subject with patience, until the minds of my adversaries, few, but powerful, were come to a proper temper: because, if the Catholics did enjoy, without fraud, chicane, or partiality, some fair portion of those advantages which the law, even as now the law is, leaves open to them, and if the rod were not shaken over them at every turn, their present condition would be tolerable; as compared with their former condition, it would be happy. But the most favorable laws can do very little towards the happiness of a people, when the disposition of the ruling power is adverse to them. Men do not live upon blotted paper. The favorable or the hostile mind of the ruling power is of far more importance to mankind, for good or evil, than the black-letter of any statute. Late acts of Parliament, whilst they fixed at least a temporary bar to the hopes and progress of the larger description of the nation, opened to them certain subordinate objects of equality ; but it is impossible that the people should imagine that any fair measure of advantage is intended to them, when they hear the laws by which they were admitted to this limited qualification publicly reprobated as excessive and inconsiderate. They must think that there is a hankering after the old penal and persecuting code. Their alarm must be great, when that declaration is made by a person in very high and important office in the House of Commons, and as the very first specimen and auspice of a new government.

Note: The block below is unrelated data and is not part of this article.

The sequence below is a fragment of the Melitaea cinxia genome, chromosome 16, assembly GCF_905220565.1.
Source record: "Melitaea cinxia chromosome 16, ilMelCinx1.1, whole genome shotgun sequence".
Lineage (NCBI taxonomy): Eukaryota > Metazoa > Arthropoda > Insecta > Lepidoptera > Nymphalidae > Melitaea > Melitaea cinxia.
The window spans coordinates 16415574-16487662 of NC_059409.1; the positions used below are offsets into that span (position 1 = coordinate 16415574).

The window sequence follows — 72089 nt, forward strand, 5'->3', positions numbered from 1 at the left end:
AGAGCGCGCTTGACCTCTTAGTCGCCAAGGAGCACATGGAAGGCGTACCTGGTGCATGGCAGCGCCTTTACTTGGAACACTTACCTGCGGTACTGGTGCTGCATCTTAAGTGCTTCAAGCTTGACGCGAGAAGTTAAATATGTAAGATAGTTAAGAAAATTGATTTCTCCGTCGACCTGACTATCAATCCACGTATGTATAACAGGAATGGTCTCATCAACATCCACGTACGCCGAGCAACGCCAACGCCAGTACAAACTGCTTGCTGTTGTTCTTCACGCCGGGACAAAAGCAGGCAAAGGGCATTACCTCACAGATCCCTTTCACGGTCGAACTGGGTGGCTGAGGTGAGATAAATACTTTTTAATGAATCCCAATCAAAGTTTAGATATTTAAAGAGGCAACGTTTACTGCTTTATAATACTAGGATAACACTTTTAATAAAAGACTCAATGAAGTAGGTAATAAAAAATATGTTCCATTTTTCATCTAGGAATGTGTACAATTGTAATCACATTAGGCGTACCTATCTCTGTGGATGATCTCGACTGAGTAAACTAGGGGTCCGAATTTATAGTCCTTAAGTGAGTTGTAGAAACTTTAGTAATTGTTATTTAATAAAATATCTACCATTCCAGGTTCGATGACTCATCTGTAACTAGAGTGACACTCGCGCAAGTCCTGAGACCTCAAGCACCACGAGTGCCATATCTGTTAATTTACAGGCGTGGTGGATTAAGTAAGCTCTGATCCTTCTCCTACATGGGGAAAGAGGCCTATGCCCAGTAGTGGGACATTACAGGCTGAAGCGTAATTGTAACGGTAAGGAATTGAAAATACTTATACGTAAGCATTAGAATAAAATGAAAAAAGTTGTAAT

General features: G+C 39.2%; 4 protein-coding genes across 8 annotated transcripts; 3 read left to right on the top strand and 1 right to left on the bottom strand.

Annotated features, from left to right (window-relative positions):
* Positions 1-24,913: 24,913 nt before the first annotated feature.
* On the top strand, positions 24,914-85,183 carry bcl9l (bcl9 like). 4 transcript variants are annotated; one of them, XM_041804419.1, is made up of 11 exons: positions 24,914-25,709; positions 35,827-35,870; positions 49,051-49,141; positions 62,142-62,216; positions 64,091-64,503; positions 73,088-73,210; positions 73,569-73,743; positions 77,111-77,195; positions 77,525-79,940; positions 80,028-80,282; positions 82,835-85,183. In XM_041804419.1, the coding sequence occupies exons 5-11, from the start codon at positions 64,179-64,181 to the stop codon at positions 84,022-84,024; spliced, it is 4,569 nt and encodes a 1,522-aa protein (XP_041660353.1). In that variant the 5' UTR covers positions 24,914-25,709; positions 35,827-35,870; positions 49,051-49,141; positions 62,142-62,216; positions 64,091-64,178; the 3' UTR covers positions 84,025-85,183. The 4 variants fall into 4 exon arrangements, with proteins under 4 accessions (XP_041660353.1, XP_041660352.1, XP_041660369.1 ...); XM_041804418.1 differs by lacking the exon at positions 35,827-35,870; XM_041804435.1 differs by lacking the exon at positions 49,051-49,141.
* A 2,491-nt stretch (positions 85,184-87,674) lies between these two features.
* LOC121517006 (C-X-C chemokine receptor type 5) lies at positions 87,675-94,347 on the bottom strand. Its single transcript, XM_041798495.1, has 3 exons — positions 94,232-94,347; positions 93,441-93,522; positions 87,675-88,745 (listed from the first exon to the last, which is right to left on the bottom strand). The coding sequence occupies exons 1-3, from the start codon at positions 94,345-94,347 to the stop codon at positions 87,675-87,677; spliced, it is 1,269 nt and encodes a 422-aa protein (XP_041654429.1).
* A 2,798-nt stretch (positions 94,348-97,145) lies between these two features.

All this is very unfortunate. I have the honor of an old acquaintance, and entertain, in common with you, a very high esteem for the few English persons who are concerned in the government of Ireland; but I am not ignorant of the relation these transitory

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ministers bear to the more settled Irish part of your
administration. It is a delicate topic, upon which I
wish to say but little, though my reflections upon it
are many and serious. There is a great cry against
English influence. I am quite sure that it is Irish
influence that dreads the English habits.

Great disorders have long prevailed in Ireland. It
is not long since that the Catholics were the suffering